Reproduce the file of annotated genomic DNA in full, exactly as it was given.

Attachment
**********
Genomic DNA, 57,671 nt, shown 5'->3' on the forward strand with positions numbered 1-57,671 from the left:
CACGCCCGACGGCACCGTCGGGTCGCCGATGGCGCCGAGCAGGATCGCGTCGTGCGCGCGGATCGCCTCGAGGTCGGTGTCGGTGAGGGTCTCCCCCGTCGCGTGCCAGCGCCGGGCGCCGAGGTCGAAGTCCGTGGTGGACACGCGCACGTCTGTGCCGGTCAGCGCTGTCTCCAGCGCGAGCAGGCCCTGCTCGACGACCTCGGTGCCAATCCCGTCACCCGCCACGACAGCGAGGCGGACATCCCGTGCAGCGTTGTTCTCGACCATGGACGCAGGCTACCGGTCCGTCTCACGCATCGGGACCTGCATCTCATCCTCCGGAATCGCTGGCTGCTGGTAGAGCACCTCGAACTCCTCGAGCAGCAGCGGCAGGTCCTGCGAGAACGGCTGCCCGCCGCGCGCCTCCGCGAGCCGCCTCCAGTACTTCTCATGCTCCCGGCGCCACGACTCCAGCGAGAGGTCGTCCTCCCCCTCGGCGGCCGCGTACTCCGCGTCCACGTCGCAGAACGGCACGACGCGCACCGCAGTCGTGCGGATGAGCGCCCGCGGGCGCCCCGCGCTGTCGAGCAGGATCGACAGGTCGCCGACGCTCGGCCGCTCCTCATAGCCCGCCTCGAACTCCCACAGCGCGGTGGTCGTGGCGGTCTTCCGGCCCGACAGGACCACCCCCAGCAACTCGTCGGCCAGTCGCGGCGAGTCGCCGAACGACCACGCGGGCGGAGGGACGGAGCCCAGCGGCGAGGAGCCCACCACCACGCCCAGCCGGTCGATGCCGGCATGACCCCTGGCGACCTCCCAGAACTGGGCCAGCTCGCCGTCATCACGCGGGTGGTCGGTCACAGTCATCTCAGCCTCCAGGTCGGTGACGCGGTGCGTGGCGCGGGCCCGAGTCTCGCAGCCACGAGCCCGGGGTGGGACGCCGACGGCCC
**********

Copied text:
Genomic DNA, 57,671 nt, shown 5'->3' on the forward strand with positions numbered 1-57,671 from the left:
CACGCCCGACGGCACCGTCGGGTCGCCGATGGCGCCGAGCAGGATCGCGTCGTGCGCGCGGATCGCCTCGAGGTCGGTGTCGGTGAGGGTCTCCCCCGTCGCGTGCCAGCGCCGGGCGCCGAGGTCGAAGTCCGTGGTGGACACGCGCACGTCTGTGCCGGTCAGCGCTGTCTCCAGCGCGAGCAGGCCCTGCTCGACGACCTCGGTGCCAATCCCGTCACCCGCCACGACAGCGAGGCGGACATCCCGTGCAGCGTTGTTCTCGACCATGGACGCAGGCTACCGGTCCGTCTCACGCATCGGGACCTGCATCTCATCCTCCGGAATCGCTGGCTGCTGGTAGAGCACCTCGAACTCCTCGAGCAGCAGCGGCAGGTCCTGCGAGAACGGCTGCCCGCCGCGCGCCTCCGCGAGCCGCCTCCAGTACTTCTCATGCTCCCGGCGCCACGACTCCAGCGAGAGGTCGTCCTCCCCCTCGGCGGCCGCGTACTCCGCGTCCACGTCGCAGAACGGCACGACGCGCACCGCAGTCGTGCGGATGAGCGCCCGCGGGCGCCCCGCGCTGTCGAGCAGGATCGACAGGTCGCCGACGCTCGGCCGCTCCTCATAGCCCGCCTCGAACTCCCACAGCGCGGTGGTCGTGGCGGTCTTCCGGCCCGACAGGACCACCCCCAGCAACTCGTCGGCCAGTCGCGGCGAGTCGCCGAACGACCACGCGGGCGGAGGGACGGAGCCCAGCGGCGAGGAGCCCACCACCACGCCCAGCCGGTCGATGCCGGCATGACCCCTGGCGACCTCCCAGAACTGGGCCAGCTCGCCGTCATCACGCGGGTGGTCGGTCACAGTCATCTCAGCCTCCAGGTCGGTGACGCGGTGCGTGGCGCGGGCCCGAGTCTCGCAGCCACGAGCCCGGGGTGGGACGCCGACGGCCC